Background

Staying up to date on trade issues, specifically issues affecting the agriculture industry, is a continuous job for the staff at Missouri Farm Bureau, but it is one that is carried out with the utmost care. Agriculture is a major component to foreign trade. Therefore, Missouri Farm Bureau works to communicate current trade issues with its members and all Missourians. Missouri Farm Bureau members can receive trade updates through our weekly newsletter and also our podcast, Digging In with Missouri Farm Bureau. Farm Bureau works for greater access to global markets through new trade agreements and enforcement of existing trade commitments.

The Trump administration has committed to tackling trade issues but the current trade landscape is uncertain. Congress is set to consider approval of the proposed U.S.-Mexico-Canada Agreement (USMCA) this year, a move that would replace the North American Free Trade Agreement (NAFTA) with a newer, updated agreement. In addition, the U.S. continues to negotiate a deal with China that would address existing problems between the two countries and solve an ongoing battle over tariffs. MOFB will continue to advocate for passage of the USMCA, a solution with China, and additional agreements that will provide our agriculture products with greater access to foreign markets.

Trade with North America

Background

The North American Free Trade Agreement (NAFTA) was first implemented in 1994 and removed significant barriers to agricultural trade between the United States, Canada and Mexico. Complications with this trade agreement in recent years have caused a rift in American agricultural exports to these countries.

NAFTA has always been a trade agreement that establishes free trade among its member countries. It also requires that food safety standards be scientifically based, nondiscriminatory and transparent. A dispute settlement system is included in the agreement, including mechanisms for resolving countervailing and anti-dumping duty issues. However, the 25-year-old agreement does not address many modern issues and needs to be updated.

Status

Talks are ongoing between the U.S. and China in order to reach an agreement to remove tariffs. Most recently, the Trump administration increased tariffs on Chinese goods in reaction to perceived bad faith in trade negotiations. The situation remains tense and uncertain, but MOFB continues to closely follow all developments as they affect Missouri farmers.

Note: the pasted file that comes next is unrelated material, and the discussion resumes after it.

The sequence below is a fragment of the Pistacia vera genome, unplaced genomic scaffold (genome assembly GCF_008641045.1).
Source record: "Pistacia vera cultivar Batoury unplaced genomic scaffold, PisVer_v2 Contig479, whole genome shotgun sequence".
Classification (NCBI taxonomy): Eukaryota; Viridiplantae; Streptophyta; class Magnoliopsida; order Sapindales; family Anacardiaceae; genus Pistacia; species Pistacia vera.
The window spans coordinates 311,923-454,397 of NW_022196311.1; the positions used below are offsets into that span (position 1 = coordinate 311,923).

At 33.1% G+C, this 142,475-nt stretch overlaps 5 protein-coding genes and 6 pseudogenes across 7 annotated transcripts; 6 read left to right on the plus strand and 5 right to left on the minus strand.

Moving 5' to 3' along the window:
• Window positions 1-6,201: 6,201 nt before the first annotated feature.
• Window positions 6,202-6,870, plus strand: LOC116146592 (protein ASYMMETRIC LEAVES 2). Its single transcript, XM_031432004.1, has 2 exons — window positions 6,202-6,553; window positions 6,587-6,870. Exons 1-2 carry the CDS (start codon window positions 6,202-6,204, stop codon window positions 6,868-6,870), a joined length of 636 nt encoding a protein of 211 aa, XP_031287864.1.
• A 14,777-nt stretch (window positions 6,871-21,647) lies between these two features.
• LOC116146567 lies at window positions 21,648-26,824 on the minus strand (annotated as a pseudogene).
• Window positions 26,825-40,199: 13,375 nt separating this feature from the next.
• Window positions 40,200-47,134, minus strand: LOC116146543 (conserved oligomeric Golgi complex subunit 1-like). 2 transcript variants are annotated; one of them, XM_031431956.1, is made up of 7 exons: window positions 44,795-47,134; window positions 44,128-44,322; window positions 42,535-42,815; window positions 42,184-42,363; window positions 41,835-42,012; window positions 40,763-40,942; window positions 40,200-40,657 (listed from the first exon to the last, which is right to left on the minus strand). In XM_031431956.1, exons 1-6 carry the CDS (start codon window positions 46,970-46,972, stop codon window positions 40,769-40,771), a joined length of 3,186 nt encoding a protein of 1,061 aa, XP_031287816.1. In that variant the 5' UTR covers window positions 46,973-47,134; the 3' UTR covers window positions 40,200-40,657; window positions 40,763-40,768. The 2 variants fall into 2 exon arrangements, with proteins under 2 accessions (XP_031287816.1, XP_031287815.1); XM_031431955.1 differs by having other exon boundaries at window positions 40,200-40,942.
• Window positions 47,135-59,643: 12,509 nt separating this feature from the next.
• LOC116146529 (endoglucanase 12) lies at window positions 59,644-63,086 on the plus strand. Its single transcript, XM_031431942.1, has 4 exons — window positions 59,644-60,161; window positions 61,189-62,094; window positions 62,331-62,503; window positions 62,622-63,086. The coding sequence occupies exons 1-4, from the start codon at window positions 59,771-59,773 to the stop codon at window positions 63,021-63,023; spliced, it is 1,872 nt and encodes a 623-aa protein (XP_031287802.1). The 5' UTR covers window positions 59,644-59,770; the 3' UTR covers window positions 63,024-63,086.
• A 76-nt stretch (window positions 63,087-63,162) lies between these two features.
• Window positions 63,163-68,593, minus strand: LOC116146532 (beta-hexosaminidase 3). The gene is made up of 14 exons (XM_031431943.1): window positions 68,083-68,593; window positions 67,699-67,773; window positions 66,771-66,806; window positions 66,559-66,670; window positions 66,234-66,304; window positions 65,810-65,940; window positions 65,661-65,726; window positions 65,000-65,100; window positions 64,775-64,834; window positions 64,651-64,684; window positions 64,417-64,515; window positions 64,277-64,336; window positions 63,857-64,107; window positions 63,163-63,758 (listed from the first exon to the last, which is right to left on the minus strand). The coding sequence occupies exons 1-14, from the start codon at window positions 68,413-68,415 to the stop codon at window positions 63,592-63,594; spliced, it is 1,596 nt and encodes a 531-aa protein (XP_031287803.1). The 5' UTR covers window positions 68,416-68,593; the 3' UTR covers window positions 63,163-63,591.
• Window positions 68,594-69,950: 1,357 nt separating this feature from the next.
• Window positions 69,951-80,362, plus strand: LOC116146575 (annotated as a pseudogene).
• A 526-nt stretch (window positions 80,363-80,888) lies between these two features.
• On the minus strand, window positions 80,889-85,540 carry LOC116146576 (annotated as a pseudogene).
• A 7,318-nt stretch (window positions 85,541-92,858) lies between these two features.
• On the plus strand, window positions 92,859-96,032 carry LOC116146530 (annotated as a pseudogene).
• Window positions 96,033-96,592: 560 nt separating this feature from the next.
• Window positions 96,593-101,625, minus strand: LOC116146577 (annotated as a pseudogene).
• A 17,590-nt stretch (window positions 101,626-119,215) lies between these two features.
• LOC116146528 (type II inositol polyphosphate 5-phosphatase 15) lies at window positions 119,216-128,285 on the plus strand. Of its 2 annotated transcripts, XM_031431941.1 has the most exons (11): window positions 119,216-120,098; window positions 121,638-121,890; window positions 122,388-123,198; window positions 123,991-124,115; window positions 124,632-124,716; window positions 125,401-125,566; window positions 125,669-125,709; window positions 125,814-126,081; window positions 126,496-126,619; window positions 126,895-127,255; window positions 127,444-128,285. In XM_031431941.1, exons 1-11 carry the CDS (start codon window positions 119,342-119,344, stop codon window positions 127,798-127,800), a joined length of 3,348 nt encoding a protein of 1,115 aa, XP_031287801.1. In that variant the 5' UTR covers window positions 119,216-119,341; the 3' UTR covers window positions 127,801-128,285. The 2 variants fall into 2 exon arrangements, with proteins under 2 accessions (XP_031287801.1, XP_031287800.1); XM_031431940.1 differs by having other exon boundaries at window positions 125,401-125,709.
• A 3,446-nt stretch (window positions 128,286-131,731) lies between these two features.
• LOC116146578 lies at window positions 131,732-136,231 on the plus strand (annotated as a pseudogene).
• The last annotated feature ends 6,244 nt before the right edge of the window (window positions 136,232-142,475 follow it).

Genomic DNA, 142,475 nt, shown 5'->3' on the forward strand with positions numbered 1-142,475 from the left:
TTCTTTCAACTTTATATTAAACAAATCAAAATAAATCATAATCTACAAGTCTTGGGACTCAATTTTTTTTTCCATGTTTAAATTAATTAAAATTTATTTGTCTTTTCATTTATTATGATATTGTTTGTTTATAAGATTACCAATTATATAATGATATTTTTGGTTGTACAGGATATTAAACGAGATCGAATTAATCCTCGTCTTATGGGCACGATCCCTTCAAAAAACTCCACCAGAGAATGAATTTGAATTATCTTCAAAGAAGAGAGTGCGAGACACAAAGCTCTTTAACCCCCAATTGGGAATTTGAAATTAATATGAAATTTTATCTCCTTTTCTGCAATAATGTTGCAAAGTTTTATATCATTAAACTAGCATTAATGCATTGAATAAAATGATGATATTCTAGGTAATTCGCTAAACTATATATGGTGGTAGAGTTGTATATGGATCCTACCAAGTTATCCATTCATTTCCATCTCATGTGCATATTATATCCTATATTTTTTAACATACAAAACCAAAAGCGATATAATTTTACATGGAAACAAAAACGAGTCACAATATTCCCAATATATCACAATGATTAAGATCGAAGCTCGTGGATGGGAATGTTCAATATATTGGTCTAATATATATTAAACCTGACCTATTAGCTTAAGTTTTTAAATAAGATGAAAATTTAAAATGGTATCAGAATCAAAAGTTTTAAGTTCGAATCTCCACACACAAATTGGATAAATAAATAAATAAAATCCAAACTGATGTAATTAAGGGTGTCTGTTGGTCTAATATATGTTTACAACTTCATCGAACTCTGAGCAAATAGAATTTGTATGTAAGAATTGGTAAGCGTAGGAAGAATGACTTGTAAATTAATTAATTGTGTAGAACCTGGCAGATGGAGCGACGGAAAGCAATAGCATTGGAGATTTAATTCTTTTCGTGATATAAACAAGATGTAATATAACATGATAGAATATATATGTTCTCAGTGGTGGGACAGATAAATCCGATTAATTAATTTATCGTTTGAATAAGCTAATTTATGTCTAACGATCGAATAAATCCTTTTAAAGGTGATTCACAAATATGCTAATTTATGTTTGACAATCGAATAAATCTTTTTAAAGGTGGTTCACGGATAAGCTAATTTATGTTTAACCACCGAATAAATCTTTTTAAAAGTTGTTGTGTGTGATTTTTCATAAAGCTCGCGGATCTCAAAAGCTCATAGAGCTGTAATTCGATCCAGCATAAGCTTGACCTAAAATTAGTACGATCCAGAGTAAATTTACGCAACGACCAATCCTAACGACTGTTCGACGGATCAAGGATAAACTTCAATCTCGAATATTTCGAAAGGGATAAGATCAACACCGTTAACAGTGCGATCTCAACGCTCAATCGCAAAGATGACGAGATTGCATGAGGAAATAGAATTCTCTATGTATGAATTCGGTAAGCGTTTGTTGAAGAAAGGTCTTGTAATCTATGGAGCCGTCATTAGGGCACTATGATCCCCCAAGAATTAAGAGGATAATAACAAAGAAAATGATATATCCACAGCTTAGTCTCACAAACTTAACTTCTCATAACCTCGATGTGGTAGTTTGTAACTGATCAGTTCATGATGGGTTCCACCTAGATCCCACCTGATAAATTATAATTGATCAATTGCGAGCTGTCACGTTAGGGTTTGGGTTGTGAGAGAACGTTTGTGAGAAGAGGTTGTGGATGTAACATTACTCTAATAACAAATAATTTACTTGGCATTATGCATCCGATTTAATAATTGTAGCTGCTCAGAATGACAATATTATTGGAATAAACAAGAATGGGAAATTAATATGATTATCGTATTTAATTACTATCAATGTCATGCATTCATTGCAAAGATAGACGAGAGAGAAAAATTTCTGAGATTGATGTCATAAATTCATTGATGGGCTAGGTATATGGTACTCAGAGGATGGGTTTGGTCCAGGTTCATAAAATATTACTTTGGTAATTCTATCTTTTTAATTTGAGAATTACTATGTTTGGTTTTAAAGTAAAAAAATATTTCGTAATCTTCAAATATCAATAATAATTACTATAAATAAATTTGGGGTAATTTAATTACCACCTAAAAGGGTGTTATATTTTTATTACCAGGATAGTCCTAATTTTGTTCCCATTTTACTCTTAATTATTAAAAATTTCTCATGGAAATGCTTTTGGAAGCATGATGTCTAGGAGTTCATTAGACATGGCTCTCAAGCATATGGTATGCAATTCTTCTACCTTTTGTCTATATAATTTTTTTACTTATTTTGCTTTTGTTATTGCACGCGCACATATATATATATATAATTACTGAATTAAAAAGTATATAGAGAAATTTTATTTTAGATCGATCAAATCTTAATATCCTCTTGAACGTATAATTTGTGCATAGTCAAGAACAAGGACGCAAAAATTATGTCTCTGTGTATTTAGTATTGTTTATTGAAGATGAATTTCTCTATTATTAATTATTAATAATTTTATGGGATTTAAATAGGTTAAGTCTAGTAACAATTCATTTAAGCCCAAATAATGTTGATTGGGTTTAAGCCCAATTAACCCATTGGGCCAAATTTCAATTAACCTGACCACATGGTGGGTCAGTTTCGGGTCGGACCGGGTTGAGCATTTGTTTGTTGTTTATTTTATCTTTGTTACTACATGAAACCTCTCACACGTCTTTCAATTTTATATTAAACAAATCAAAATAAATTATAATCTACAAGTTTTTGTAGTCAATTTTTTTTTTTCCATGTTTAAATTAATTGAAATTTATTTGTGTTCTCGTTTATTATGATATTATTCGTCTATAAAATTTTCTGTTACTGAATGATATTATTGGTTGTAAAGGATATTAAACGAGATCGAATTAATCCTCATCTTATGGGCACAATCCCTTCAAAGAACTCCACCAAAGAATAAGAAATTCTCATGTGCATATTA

Missouri Farm Bureau Policy

We encourage the United States Department of Agriculture and Congress to make every effort to increase exports of agricultural commodities.

We believe the U.S. government should continue to closely monitor the enforcement of the North American Free Trade Agreement (NAFTA) and its effect on U.S. agriculture. We oppose changes to NAFTA which would relax existing commitments made by Canada, Mexico and the U.S.

Trade with China

Background

In the spring of 2018, President Trump announced tariffs on Chinese goods to address Chinese theft of U.S. intellectual property. In the months since the announcement, the U.S. and China have gone back and forth levying tariffs and discussing potential solutions that will satisfy both countries. Agricultural commodities markets generally reacted unfavorably to the escalating tariff war. USDA announced that it would provide assistance to farmers who have been negatively impacted by the tariffs through the Market Facilitation Program.

Status

Talks are ongoing between the U.S. and China in order to reach an agreement. Most recently, the Trump administration announced that it would delay raising any additional tariffs on Chinese goods, as significant progress has been made in negotiating a deal. No details have been released and there is no sign of when an agreement might be completed.

Missouri Farm Bureau Policy

We encourage the United States Department of Agriculture and Congress to make every effort to increase exports of agricultural commodities.

China should adhere to the rules set by the WTO and should be closely monitored to ensure agricultural trade commitments are upheld.